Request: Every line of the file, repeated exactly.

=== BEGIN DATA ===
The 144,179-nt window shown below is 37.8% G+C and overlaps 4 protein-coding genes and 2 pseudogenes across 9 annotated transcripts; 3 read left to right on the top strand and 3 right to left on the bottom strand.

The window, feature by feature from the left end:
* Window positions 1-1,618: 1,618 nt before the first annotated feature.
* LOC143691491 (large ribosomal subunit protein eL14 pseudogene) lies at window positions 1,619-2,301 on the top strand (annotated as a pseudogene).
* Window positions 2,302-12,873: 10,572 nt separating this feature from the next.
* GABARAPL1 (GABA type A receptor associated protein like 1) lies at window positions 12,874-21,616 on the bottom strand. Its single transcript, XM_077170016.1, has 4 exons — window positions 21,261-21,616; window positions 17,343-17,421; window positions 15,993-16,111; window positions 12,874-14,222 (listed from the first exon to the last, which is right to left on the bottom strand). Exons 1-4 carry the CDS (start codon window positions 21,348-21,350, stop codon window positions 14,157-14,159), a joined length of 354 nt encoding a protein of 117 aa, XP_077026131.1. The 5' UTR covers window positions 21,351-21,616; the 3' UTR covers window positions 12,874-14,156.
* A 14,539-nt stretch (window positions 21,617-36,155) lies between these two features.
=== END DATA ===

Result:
The 144,179-nt window shown below is 37.8% G+C and overlaps 4 protein-coding genes and 2 pseudogenes across 9 annotated transcripts; 3 read left to right on the top strand and 3 right to left on the bottom strand.

The window, feature by feature from the left end:
* Window positions 1-1,618: 1,618 nt before the first annotated feature.
* LOC143691491 (large ribosomal subunit protein eL14 pseudogene) lies at window positions 1,619-2,301 on the top strand (annotated as a pseudogene).
* Window positions 2,302-12,873: 10,572 nt separating this feature from the next.
* GABARAPL1 (GABA type A receptor associated protein like 1) lies at window positions 12,874-21,616 on the bottom strand. Its single transcript, XM_077170016.1, has 4 exons — window positions 21,261-21,616; window positions 17,343-17,421; window positions 15,993-16,111; window positions 12,874-14,222 (listed from the first exon to the last, which is right to left on the bottom strand). Exons 1-4 carry the CDS (start codon window positions 21,348-21,350, stop codon window positions 14,157-14,159), a joined length of 354 nt encoding a protein of 117 aa, XP_077026131.1. The 5' UTR covers window positions 21,351-21,616; the 3' UTR covers window positions 12,874-14,156.
* A 14,539-nt stretch (window positions 21,617-36,155) lies between these two features.